These words give us, as they did for Anne strength, comfort, and peace in life and death. We go where Jesus goes, through the grave to life in Jesus. This is why Anne took her confirmation vows seriously, earning the name “defender of the faith” from her husband, Scott for her confidence and boldness in confessing the faith given her at Baptism.

This is why she had, as family members describe it, the servant-gene. From lost dogs in her neighborhood to her patients in hospice care, she revealed compassion and care that can only come from God’s grace. As I looked in her church file – don’t worry, it’s not like the CIA, FBI, or IRS; our files are about receiving Jesus’ gifts, caring for others, and things like confirmation or baptismal records – I noticed a lot of letters thanking her for serving the congregation in countless ways. For Anne there was a time to serve and love others because Christ had first loved and served her by laying down his life.

In every stage of life, Jesus fulfills and fills these words with his own suffering, death, and resurrection for us.

For Jesus there was a time to be born and a time to die…for you.
For Jesus there was a time to be planted in the earth, and to be plucked up again three days later and rise from the dead…for you.
For Jesus there was a time to cast away the stone from his tomb; and one day, there will be a time where Jesus will cast away the stone from all of our tombs as well.

Therefore, let not your hearts be troubled; in Jesus there is only a time to live…for Anne and for you.

In the Name of the Father and of the + Son and of the Holy Spirit. Amen.

Monday, May 9, 2016

Sermon for Easter 7: "Jesus Prays For You"

+ 7th Sunday of Easter – May 8th, 2016 +
Redeemer Lutheran, HB
Series C: Acts 1:12-26; Revelation 22:1-6, 12-20; John 17:20-26

In the Name of the Father and of the + Son and of the Holy Spirit. Amen.

Scripture is full of prayers. The Psalms are the prayer book and hymnal of the Old Testament. Abraham, Moses, and the prophets prayed. King David and lowly Job prayed. The disciples requested of Jesus:” Lord, teach us to pray.” And Jesus gave us the Lord’s Prayer. Every book from Genesis to Revelation includes God’s people in prayer.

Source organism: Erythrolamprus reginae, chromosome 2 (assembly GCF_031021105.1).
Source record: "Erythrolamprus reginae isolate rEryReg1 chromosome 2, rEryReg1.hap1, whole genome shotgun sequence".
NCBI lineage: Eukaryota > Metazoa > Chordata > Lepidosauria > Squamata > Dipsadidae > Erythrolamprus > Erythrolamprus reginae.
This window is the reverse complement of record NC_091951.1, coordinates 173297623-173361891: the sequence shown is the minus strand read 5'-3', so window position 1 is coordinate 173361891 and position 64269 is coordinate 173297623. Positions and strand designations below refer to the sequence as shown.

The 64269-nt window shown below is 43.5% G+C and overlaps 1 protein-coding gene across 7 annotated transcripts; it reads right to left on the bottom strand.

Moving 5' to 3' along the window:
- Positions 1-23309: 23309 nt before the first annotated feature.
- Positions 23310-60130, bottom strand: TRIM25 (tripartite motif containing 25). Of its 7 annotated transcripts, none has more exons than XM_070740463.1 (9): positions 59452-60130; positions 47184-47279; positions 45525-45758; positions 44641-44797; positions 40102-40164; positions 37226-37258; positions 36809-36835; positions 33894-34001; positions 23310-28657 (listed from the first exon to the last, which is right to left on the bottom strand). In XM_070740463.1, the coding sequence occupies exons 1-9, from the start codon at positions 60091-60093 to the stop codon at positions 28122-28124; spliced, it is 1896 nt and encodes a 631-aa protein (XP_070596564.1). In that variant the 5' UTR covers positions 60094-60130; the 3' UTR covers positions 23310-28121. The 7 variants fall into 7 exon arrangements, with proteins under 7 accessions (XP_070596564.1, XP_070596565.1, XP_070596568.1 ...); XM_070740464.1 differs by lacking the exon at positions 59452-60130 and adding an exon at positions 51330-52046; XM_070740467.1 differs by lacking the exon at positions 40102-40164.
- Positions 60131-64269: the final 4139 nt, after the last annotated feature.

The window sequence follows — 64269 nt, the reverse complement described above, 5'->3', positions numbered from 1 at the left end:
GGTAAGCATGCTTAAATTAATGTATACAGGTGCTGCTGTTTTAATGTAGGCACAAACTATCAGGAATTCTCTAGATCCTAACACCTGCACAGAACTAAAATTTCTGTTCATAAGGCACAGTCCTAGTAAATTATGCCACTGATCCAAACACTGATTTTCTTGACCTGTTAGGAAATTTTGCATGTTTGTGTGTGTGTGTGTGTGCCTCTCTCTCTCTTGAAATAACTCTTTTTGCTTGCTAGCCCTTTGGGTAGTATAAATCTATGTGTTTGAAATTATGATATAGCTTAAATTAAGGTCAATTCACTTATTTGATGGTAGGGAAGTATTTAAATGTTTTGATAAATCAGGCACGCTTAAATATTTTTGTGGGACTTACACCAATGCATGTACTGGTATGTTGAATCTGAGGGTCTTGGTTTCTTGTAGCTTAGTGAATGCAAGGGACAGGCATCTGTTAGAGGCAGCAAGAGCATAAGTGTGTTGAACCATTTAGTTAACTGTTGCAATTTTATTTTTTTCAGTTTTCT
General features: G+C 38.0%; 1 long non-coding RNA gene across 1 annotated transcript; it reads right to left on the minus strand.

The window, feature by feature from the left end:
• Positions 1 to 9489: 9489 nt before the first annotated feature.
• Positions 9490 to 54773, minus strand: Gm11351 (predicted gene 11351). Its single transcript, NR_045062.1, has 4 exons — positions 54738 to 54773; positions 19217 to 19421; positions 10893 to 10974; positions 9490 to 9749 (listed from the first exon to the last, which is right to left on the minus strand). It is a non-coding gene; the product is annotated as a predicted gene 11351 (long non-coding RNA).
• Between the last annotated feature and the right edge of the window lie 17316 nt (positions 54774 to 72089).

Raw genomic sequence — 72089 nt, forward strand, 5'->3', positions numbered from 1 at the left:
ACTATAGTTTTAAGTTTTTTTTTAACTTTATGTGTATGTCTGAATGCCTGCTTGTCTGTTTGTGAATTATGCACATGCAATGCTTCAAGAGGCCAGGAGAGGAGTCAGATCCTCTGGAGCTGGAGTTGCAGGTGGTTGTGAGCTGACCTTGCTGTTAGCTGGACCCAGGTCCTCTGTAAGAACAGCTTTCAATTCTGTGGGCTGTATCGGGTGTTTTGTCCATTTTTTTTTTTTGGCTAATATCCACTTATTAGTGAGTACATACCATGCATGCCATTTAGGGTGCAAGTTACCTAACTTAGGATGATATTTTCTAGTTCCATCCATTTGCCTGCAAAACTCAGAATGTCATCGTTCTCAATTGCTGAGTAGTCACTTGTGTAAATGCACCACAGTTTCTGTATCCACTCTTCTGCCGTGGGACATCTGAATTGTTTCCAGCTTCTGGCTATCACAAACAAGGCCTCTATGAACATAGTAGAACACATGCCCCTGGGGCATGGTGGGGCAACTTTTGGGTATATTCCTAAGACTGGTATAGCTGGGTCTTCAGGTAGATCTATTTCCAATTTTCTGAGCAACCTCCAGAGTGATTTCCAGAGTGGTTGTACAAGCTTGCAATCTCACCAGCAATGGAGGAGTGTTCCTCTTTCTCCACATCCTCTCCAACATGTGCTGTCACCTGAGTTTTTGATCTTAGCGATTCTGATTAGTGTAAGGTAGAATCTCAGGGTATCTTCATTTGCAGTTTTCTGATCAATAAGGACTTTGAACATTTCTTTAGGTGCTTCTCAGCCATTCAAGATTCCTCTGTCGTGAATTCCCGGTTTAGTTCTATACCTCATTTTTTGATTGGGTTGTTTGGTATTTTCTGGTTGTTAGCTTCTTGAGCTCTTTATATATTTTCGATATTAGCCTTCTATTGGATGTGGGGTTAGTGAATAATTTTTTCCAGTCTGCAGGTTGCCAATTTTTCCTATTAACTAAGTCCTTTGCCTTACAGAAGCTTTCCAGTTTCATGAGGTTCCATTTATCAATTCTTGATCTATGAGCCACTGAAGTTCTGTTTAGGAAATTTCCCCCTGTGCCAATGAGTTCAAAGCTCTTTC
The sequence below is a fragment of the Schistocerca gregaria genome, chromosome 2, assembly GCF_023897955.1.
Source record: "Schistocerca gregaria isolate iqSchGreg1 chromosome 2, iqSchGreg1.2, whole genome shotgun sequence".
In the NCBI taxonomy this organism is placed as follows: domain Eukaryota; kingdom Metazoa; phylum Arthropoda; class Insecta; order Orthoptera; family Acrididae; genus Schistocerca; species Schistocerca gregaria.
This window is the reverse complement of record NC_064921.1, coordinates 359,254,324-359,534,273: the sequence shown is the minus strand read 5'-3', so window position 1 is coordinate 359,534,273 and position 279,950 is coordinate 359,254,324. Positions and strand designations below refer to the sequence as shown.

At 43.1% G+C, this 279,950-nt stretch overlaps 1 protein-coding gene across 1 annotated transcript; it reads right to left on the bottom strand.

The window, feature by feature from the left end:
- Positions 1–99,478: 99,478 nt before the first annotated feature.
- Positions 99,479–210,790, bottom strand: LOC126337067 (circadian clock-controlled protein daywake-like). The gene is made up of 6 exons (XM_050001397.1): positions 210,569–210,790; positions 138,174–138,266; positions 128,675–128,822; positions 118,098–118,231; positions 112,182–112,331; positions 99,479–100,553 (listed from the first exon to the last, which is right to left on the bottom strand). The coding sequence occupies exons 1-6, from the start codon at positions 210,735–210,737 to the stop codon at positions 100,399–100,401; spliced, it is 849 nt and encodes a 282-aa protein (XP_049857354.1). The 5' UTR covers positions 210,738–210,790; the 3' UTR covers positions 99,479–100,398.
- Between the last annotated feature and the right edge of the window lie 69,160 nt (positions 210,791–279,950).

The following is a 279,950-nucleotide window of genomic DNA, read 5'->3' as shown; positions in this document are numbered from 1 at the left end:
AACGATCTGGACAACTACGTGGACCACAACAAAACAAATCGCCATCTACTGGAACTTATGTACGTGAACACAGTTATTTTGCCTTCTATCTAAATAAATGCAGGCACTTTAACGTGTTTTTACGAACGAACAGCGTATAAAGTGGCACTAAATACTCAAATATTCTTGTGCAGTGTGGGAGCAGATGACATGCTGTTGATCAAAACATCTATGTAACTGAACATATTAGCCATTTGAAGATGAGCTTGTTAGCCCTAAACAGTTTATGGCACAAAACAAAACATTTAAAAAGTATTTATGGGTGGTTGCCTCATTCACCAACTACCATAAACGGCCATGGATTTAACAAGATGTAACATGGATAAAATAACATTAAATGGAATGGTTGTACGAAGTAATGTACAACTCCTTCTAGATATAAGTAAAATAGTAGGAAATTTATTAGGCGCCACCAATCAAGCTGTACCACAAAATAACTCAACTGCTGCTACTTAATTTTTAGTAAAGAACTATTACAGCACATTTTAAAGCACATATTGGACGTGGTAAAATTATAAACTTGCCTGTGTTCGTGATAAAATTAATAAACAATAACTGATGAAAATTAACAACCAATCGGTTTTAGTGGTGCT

And, as we hear in John 17, even God himself prays. John takes an entire chapter to give us the words of Jesus’ prayer to the Father, for his disciples, and for you.

It’s often called Jesus’ High Priestly Prayer, and for good reason. Like the priests of the Old Testament, only better, Jesus intercedes for us. Jesus is our mediator. Jesus is the one priest who laid down his own life as the sacrifice for our sin. His death was our death. His blood covers our transgression. Jesus lives to intercede on our behalf.

Of all the prayers in Scripture Jesus’ prayer in John 17 is perhaps the most comforting.
Of course, it’s a great comfort when someone says, “I’ll pray for you” or “You’re in my prayers.” And if our prayers, which falter and flounder, are a support for others, how much greater then, it is to know that Jesus prays for you.

Jesus never forgets to pray. Jesus never fails to pray for exactly what you need. Jesus faithfully prays for you. And what does Jesus pray for?

Jesus prays for those who will believe in me through their word. Whose word? The Apostles’ Word which is another way of saying Jesus’ Word. Faith comes through hearing, and hearing through the Word of Christ. Jesus is praying for you in this prayer, today as you hear his Word read, sung, and preached, and every time you read, mark, learn, and inwardly digest his holy Word. Jesus prays – not that we believe his word based on how we feel or that we believe what we want to hear in his Word - but that we would have faith and trust in his words, not ours.